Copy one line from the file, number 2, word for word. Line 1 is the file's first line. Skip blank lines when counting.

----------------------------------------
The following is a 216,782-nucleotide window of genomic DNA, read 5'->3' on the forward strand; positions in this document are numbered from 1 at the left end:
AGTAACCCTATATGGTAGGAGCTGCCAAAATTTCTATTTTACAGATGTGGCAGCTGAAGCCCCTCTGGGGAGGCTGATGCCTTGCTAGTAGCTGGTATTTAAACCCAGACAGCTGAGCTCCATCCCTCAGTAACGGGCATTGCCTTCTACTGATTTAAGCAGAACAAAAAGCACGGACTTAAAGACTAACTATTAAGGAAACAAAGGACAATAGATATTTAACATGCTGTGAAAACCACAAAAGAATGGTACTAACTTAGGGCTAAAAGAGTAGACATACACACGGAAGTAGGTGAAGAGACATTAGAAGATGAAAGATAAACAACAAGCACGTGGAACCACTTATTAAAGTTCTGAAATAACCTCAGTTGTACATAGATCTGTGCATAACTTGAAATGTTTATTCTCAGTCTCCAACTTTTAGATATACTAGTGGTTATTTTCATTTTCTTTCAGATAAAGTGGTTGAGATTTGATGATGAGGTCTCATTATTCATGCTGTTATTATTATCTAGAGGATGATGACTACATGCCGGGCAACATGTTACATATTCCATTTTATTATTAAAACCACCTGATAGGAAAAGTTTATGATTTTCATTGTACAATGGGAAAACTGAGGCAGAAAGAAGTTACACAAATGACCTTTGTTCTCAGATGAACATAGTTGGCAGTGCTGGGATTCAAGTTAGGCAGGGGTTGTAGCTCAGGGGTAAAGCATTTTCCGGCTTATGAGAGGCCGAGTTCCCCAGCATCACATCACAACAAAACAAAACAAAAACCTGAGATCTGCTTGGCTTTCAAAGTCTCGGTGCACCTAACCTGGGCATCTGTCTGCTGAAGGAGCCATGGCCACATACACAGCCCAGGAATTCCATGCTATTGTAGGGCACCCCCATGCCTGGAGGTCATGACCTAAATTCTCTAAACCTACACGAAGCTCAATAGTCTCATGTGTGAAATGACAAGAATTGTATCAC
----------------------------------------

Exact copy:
AGTAACCCTATATGGTAGGAGCTGCCAAAATTTCTATTTTACAGATGTGGCAGCTGAAGCCCCTCTGGGGAGGCTGATGCCTTGCTAGTAGCTGGTATTTAAACCCAGACAGCTGAGCTCCATCCCTCAGTAACGGGCATTGCCTTCTACTGATTTAAGCAGAACAAAAAGCACGGACTTAAAGACTAACTATTAAGGAAACAAAGGACAATAGATATTTAACATGCTGTGAAAACCACAAAAGAATGGTACTAACTTAGGGCTAAAAGAGTAGACATACACACGGAAGTAGGTGAAGAGACATTAGAAGATGAAAGATAAACAACAAGCACGTGGAACCACTTATTAAAGTTCTGAAATAACCTCAGTTGTACATAGATCTGTGCATAACTTGAAATGTTTATTCTCAGTCTCCAACTTTTAGATATACTAGTGGTTATTTTCATTTTCTTTCAGATAAAGTGGTTGAGATTTGATGATGAGGTCTCATTATTCATGCTGTTATTATTATCTAGAGGATGATGACTACATGCCGGGCAACATGTTACATATTCCATTTTATTATTAAAACCACCTGATAGGAAAAGTTTATGATTTTCATTGTACAATGGGAAAACTGAGGCAGAAAGAAGTTACACAAATGACCTTTGTTCTCAGATGAACATAGTTGGCAGTGCTGGGATTCAAGTTAGGCAGGGGTTGTAGCTCAGGGGTAAAGCATTTTCCGGCTTATGAGAGGCCGAGTTCCCCAGCATCACATCACAACAAAACAAAACAAAAACCTGAGATCTGCTTGGCTTTCAAAGTCTCGGTGCACCTAACCTGGGCATCTGTCTGCTGAAGGAGCCATGGCCACATACACAGCCCAGGAATTCCATGCTATTGTAGGGCACCCCCATGCCTGGAGGTCATGACCTAAATTCTCTAAACCTACACGAAGCTCAATAGTCTCATGTGTGAAATGACAAGAATTGTATCAC